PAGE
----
This is Part II of a three-part series. Read Part I here.
“You don’t want to find yourself on Mickey’s table…” our pastor said from the pulpit on a Sunday morning. We were “in” – my husband was being referenced during a sermon.
My husband is a trauma surgeon. His patients are people who start their day normally and don’t anticipate the fall from a ladder, the roll-over car accident, the drive-by shooting. So because you really don’t want to find yourself on his table, his work lends itself well to references about the frailty and uncertainty of our lives.
I am an Emergency Medicine physician. My patients have asthma attacks, heart attacks and strokes (as well as colds, cuts and ear-aches). That week, however, I had lined/tubed/coded three people. One was in his early twenties, one was in his fifties and one was in his eighties. They all died.
And from the bottom-est part of my subconscious a tiny voice began to speak.
It asked, “Why hasn’t he referenced the stretcher in your ER?”
And then another voice asked, “Is it because you’re not supposed to have this kind of job?”
Another Sunday, when our pastor was away, his replacement was an eager 20-something guy with limited scholarly Bible training, but a desire to lead. This was the second time such a young man had been chosen to fill-in. Sometimes the opportunity to speak is more for the growth of the speaker than the enlightenment of the congregants (and that’s okay), but my subconscious was speaking to me again.
It said, “Look over your shoulder.”
And I did.
Behind me was a woman and seminary graduate with four (four!) published Christian books.
“Look to your right,” the voice said.
And to my right was another woman with a masters from seminary.
One of these subconscious voices was getting louder, bolder, “Um, excuse me,” it said. “Why haven’t they been asked to speak? Is it because they’re supposed to be silent in church?”
And then (out of nowhere) Bono started to sing.
Love is blindness,
I don’t wanna see
Won’t you wrap the night
Love is blindness
I kept silent about these voices (I didn’t want to scare anyone or anything).
Mickey and I loved these people and so we sped towards official commitment. We were ready to “DTR” (define the relationship). We went to a membership class and although we had a few, “Oh…you think that?” moments, it wasn’t crazy alarming.
Months passed and then we “proposed,” we asked for the official “covenant” paperwork. It was a thick stack and it took us a while to find the time to read it together. We took it with us on vacation to the Dominican Republic. We read it out loud together on a balcony overlooking the ocean at a resort literally called Sanctuary.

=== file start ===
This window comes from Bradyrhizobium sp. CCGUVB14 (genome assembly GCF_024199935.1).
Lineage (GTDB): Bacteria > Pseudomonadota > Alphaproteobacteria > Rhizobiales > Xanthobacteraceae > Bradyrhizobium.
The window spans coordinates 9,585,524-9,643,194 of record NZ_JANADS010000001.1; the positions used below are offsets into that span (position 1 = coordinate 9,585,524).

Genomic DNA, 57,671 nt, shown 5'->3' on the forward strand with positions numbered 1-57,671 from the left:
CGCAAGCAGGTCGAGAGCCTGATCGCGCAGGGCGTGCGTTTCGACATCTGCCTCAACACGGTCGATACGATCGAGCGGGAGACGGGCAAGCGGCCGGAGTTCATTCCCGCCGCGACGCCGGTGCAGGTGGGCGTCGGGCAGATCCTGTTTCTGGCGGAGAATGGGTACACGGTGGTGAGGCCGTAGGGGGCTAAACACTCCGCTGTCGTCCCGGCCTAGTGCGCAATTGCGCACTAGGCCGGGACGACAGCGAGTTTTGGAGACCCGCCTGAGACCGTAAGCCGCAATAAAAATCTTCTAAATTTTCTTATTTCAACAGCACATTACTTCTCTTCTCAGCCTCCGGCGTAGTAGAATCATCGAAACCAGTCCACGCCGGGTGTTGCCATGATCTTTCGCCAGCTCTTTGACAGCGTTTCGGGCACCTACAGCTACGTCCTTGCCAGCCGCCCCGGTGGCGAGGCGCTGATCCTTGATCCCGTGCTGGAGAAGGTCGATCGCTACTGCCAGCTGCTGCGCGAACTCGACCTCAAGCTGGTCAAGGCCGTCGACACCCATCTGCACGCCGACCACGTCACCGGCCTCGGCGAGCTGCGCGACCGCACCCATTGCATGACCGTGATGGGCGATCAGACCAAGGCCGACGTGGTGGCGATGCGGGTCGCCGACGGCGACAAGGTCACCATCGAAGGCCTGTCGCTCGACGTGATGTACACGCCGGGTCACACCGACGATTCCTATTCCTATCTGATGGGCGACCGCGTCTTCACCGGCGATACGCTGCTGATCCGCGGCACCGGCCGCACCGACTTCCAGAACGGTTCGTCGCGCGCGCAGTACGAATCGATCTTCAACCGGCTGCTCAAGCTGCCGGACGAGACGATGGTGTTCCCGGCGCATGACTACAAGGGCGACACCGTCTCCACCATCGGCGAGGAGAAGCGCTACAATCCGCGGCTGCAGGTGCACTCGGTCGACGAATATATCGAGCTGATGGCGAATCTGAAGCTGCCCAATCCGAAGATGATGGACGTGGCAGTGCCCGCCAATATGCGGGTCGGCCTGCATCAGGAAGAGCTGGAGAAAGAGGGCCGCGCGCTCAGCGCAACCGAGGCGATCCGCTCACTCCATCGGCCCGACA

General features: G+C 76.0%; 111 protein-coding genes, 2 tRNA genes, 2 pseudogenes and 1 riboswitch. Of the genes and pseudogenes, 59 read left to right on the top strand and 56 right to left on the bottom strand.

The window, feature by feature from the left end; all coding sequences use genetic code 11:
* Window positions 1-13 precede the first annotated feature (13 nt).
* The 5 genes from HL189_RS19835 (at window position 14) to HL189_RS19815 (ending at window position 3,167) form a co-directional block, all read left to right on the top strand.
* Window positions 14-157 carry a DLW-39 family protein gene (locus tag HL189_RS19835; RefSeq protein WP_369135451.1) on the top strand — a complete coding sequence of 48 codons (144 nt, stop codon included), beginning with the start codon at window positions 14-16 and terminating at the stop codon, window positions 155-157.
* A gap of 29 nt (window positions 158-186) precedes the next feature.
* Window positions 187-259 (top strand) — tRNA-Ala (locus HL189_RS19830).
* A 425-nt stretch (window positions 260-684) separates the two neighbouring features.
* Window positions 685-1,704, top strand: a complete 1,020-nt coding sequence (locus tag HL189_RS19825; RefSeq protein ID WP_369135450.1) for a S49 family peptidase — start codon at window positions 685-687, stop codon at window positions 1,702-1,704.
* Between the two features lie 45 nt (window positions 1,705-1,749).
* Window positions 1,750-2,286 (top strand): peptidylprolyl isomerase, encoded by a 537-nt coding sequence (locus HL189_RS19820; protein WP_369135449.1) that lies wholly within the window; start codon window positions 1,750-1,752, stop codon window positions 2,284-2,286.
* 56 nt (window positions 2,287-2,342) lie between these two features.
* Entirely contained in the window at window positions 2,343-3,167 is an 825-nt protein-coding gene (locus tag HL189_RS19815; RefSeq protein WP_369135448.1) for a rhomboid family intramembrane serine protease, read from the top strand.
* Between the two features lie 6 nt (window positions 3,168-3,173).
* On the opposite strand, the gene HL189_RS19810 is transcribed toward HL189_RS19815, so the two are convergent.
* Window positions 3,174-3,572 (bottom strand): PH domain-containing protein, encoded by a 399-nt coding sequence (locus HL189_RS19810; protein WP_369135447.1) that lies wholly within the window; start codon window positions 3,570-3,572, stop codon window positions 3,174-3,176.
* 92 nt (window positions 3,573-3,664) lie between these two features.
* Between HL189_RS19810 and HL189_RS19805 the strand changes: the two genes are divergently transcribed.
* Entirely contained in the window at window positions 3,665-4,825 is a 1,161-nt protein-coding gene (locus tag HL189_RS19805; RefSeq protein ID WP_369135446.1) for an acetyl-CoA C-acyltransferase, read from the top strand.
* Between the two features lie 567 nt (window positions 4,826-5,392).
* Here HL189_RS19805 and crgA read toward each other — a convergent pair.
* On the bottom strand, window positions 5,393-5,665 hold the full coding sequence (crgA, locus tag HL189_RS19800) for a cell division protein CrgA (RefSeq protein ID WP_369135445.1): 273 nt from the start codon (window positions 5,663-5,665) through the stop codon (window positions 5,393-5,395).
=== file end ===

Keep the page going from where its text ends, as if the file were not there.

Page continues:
We read the contract with an open Bible and open hearts. We looked up every scripture reference. And at the end, as our mouths spoke “we believe” statements that we did not, in fact, believe, our dashed hope rolled down our cheeks. We could not sign our names to this document. Same Bible, different conclusions. That moment when you realize someone is not who you thought they were? That.
I’ll bet almost all of us have, at one point or another, stayed with someone other than the kind of person we’d hoped to share our life with. You see, I grew up in this kind of church. I didn’t even have the hope to believe that something else existed. So we kept showing up.
I spent my week leading resuscitation teams in the ER and my evenings enjoying the comforts of an equal partnership with my feminist husband. And then, on Sundays I walked into church and became the helper to my husband, the mother of our children, and another woman to serve in children’s ministry and at potlucks. I love serving my husband, adore my children, and really enjoy cooking, but that’s not all of me. That’s not my whole self.
The voices didn’t stop. Now Eddie Vedder was singing to me:
Talkin’; to herself, there’s no one else who needs to know
She tells herself, oh
Memories back when she was bold and strong
And waiting for the world to come along
Swears she knew it, now she swears he’s gone
She lies and says she’s in love with him, can’t find a better man
I was starting to feel like Ally McBeal!
I was also growing increasingly uncomfortable with the incongruousness of my “real life” and “church life.” It’s not supposed to be like that.
And then I learned about a woman in the church who had stepped forward to lead a Bible study with her husband; she was told that she could not, but that her husband could.